Two months passed. Over that time, I inquired about and looked at an array of adoptable dogs. But I didn’t come across even one that seemed right.

At that point, I began to question my tactics. And I turned, rather reluctantly, to a resource I had been holding in abeyance.

My ex-wife Deanna has a friend in South Carolina who breeds and trains border collies for herding competition. This woman is truly connected. She knows every border collie person in the Southeast and most of their dogs.

As Deanna explained, when people in the business identify a dog that doesn’t have a strong enough herding instinct, or simply lacks the skills, they don’t waste time trying to train it. They re-home the dog as a pet. And Deanna’s friend always knows when such dogs are available.

Why was I reluctant to contact the friend? Because I would prefer to save a shelter dog. This time, that didn’t seem to be happening, so I emailed the woman and told her my story.

Within 30 minutes, she replied with the name of a possible adoptee.

The timeline of events tells the story…

— Saturday 10:30 AM. I email the trainer.

— Saturday 11:00 AM. The trainer gives me the name of a local man who owns Trace, a 5-year-old male border collie. Trace suffered a hip injury that hasn’t responded to treatment. He is no longer suitable for herding competition. The owner wants to find Trace a new home.

— Saturday 2:15 PM. I email the owner to inquire about Trace.

— Saturday 7:30 PM. I call the owner’s home phone. No answer.

— No response from the owner on Sunday. I am puzzled.

— Monday 11:45 AM. Owner answers my email and provides details about Trace. Owner says he brought in a new male border collie to train, and Trace resents it. “Instant fight.”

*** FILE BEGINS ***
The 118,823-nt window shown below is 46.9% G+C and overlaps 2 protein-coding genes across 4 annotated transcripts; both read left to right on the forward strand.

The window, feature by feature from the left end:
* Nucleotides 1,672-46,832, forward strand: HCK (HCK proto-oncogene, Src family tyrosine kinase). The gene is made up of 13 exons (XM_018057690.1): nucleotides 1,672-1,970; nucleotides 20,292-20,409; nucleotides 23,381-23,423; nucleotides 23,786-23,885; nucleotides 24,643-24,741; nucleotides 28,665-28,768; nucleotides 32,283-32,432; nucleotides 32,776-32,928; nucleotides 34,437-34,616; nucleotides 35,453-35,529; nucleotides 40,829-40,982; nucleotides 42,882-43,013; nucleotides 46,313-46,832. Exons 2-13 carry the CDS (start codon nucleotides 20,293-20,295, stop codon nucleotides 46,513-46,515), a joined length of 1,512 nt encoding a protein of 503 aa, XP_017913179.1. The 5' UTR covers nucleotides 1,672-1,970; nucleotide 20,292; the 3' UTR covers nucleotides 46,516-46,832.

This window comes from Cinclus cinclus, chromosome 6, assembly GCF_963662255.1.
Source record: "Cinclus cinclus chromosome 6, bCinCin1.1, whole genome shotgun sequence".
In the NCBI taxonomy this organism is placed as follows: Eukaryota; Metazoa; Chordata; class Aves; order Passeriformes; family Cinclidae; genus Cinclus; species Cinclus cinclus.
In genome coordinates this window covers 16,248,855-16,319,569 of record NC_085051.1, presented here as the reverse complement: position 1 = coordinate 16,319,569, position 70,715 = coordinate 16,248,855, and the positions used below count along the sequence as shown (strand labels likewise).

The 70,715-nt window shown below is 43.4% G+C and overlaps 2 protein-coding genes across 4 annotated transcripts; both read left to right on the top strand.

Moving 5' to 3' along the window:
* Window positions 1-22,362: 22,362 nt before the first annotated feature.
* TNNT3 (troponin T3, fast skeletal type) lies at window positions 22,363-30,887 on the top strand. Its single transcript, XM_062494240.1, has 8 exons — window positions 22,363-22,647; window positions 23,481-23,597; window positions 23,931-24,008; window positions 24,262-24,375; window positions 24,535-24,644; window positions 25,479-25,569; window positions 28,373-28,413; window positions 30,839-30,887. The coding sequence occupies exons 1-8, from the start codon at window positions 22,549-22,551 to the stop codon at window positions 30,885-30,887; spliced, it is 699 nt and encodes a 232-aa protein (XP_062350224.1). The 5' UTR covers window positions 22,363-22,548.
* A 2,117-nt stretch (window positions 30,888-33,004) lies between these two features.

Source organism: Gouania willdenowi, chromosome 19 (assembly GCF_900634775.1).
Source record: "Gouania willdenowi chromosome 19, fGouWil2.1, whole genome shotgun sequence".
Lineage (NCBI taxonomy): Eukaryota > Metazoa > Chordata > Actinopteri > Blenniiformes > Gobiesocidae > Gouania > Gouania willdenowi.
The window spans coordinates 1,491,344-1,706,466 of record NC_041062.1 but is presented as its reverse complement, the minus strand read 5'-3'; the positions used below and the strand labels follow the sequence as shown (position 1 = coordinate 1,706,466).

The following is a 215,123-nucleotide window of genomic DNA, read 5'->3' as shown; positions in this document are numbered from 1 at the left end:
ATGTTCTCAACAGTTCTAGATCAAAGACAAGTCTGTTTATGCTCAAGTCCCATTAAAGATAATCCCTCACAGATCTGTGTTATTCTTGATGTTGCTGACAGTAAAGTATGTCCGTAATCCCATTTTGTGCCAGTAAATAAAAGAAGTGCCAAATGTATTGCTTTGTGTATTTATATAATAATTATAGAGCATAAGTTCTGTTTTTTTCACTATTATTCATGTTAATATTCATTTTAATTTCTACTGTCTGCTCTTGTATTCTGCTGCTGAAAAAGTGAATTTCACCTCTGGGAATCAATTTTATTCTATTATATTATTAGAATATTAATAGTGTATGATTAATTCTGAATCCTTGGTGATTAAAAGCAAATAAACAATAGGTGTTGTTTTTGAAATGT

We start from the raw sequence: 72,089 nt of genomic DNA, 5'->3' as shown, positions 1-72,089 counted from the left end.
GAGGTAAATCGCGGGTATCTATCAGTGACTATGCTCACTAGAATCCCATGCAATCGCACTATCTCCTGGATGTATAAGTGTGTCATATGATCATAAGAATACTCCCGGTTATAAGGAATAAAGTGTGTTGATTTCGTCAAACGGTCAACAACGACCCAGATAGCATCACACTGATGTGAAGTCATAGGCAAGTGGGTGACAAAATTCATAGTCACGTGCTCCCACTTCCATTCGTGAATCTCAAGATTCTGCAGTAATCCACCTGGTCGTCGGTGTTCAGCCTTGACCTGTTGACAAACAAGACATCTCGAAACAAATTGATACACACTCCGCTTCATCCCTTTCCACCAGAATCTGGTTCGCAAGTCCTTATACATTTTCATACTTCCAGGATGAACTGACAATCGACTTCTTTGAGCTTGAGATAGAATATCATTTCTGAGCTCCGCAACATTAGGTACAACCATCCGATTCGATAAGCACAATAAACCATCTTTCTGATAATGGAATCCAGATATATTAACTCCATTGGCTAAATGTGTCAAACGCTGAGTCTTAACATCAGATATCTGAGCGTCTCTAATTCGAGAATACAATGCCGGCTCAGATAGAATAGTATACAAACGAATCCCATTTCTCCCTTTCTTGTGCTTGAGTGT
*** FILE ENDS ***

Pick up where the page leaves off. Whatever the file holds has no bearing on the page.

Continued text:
— Monday 2:00 PM. I reply and ask owner when I can see Trace.

— No word from owner for several days. I am perplexed.

— Friday 8:00 PM. Email arrives from owner. He provides contact information and asks when I would like to see Trace. I am baffled.

— Friday 8:30 PM. I reply and suggest Monday morning.

— Saturday 11:00 AM. Owner replies that he prefers Sunday afternoon.

— Sunday 10:30 AM. Owner calls. He apologizes and says he has changed his mind. He is too fond of Trace to let him go. I tell him I understand and wish him luck. I am bewildered.

— Sunday 7:15 PM. Owner emails me to apologize again, this time for “letting emotions block good sense.” He has re-reconsidered. He suggests that I keep Trace for a week as a trial. I accept. I am mystified.

Until the trial period began the following Friday, I had not seen any photos of Trace. He turned out to be a striking, classic black-and-white border collie with a velvety coat and hypnotic eyes that would give pause to any sheep.

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At first, he was uncertain and uneasy, having been abandoned in a strange place with a strange human. But he soon adjusted and warmed to me. He was friendly and affectionate.

I gave him plenty of attention and ample time to run in the back yard. When I drove to town on errands, he rode with me. Twice, we went walking around Jefferson. At night, he slept beside me. A daily routine took shape.

By the third day, I tried leaving him at home alone while I went to lunch. When I returned, he was extra happy to see me, but nothing in the house had been disturbed.

On the morning of day four, when I let him outside, he and a squirrel surprised each other. The squirrel quickly escaped up a tree. Trace appeared shocked.

He circled and paced in hound mode, looking up, seemingly fascinated that creatures ran freely in the treetops. Maybe he had no experience with squirrels. Are sheep pastures normal habitat for them? Beats me.